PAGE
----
ria. Althou h there is no question that this

    come from a rural, low socioeconomic back- ound, the type of school attended by the

    g y s can be used as a criterion of socioeco- nomic stratification. Parents who cannot af-

    Rao (1956) conducted ! ietary surveys among

    to the Census of In8a (1981),

    Madhya 8 radesh state. The data were col- November 1987. % irthdates and tribal mem-

    attending sc R 001 and meeting the age crite- sample o 7 Baiga and Gond male students

    The annas was a monitary unit used prior to the current decimal system and worth approximately six cents; 12 annas or about 75 cents constituted a days wages.

    ford to educate their children in private schools, which are considered to be better, tend to send them to overnment schools

    (Singh et al., 1987). The diets of the students lack both quan-

    tity and quality. They include primarily corn preparations, rice millet, certain pulsed (dried beans) and cicer crietinum (chick pea flour). Very few ve etables, including pota- toes, are consume 8 . The students do not consume fat in the form of vegetable oil, milk, or milk products. The latter are sold in exchange for salt and other necessities. The Baigas and Gonds are not vegetarians by

    tion with forestry officials

    which provide virtua B ly free education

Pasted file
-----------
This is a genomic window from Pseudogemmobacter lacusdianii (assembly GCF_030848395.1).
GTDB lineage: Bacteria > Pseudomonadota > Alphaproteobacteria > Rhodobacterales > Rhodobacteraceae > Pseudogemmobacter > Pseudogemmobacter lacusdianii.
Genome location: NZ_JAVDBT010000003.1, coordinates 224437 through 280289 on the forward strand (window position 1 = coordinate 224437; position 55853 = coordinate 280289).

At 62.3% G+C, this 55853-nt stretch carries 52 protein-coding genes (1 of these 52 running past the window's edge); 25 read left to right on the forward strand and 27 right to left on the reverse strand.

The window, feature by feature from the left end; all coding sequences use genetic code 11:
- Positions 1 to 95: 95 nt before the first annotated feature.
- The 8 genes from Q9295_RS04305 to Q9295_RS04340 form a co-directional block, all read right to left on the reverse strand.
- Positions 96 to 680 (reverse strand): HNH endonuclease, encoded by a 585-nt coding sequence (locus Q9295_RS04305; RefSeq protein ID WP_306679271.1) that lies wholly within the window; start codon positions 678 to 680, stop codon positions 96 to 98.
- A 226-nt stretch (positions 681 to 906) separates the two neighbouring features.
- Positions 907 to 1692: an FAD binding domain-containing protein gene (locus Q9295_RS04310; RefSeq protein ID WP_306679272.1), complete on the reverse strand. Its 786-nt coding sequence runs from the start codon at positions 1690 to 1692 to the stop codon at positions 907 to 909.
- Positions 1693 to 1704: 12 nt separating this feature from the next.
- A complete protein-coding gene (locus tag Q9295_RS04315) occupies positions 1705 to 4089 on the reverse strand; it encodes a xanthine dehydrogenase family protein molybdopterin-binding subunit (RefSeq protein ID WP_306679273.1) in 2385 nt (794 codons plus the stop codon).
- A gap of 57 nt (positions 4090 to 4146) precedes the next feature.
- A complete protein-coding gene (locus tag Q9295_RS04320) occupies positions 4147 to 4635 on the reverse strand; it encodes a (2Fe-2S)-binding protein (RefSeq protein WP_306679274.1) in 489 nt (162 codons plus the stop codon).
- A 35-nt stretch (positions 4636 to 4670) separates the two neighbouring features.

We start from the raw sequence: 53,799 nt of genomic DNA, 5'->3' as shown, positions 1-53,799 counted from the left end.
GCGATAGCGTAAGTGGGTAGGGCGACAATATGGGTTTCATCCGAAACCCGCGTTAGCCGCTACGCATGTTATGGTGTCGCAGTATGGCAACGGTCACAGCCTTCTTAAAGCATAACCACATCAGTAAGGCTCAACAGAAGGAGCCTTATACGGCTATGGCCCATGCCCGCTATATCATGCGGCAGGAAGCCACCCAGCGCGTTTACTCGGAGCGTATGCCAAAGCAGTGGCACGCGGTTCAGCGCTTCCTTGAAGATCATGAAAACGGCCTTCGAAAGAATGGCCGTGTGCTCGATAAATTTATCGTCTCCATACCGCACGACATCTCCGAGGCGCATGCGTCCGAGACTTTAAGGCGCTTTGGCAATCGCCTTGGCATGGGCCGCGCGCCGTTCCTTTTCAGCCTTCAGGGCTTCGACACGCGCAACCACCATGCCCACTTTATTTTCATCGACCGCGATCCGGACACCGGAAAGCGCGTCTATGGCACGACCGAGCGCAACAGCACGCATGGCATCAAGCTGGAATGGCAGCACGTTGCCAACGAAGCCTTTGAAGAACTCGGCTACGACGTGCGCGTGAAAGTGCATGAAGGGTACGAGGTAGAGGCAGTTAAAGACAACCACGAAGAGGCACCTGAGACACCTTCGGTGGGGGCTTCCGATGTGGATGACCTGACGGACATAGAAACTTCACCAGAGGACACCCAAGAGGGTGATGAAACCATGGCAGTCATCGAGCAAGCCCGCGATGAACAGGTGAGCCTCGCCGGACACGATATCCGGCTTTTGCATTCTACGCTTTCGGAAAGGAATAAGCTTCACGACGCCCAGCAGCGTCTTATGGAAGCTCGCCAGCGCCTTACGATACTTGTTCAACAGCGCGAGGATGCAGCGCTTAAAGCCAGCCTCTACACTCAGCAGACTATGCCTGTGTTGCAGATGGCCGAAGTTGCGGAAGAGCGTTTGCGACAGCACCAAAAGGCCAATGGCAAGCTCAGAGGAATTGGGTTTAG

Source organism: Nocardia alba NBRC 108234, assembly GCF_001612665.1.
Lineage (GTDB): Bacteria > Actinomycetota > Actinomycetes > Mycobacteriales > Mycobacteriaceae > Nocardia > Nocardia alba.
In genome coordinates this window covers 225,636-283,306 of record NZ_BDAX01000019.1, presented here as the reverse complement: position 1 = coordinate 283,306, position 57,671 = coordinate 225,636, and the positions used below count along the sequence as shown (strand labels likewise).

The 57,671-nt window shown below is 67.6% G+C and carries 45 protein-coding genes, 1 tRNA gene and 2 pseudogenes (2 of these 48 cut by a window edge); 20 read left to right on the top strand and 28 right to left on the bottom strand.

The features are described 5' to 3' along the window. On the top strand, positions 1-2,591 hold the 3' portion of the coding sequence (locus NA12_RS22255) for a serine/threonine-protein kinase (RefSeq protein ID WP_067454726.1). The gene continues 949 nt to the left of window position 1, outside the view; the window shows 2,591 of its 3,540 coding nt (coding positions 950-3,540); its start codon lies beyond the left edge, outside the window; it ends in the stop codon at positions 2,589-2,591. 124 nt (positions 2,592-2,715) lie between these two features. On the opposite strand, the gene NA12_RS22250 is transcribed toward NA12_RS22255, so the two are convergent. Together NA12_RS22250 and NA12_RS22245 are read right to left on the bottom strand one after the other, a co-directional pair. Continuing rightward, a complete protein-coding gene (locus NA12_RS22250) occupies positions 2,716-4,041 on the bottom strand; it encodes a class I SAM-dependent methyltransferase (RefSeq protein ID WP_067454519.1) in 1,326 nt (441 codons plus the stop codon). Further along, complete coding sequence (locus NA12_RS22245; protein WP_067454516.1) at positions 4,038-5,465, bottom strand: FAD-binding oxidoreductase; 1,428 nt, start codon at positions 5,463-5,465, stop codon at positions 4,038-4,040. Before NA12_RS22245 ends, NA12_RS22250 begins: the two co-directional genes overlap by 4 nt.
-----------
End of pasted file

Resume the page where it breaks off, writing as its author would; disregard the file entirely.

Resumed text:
istrators, dietary habits have not changed ap reciably over the past three decades.

    $his study describes and compares 13 so- matometric traits of the two ethnic oups of

    ing height, bod weight, and the skelic index of Baiga and 6 ond males at five ages are compared with other samples from rural areas of India.

    Each subject was measured once by one anthro ometrist and remeasured by an- other. a h e n the two records for a particular dimension were in close agreement, the av- erage value was considered to estimate the true datum satisfactorily. The close agree- ment criteria required no greater difference between the two records than 0.4 cm for standing hei ht and sittin height; 0.3 cm for

    len h, and calf girth; 0.5 cm for chest and ab c? omen girths; and 0.2 kg for body weight. When the initial determinations did not sat- isfy the applicable criterion, two additional determinations were made, with the value taken to represent the dimension being ei- ther the average of the four records or, in instances of an obvious misreading of the metric scale, the average of the homogenous three (Meredith, 1936). The 11 dimensions included standing height, sitting height, lower limb height, upper limb length, shoul- der width, hip width, chest girth (circumfer- ence of the thorax at nipple level, under conditions of normal respiration), abdominal

    rth, arm girth, calf girth, and body weight. $ wo dimensions were used to derive the Shelic Index, lower limb hei ht x 100/sitting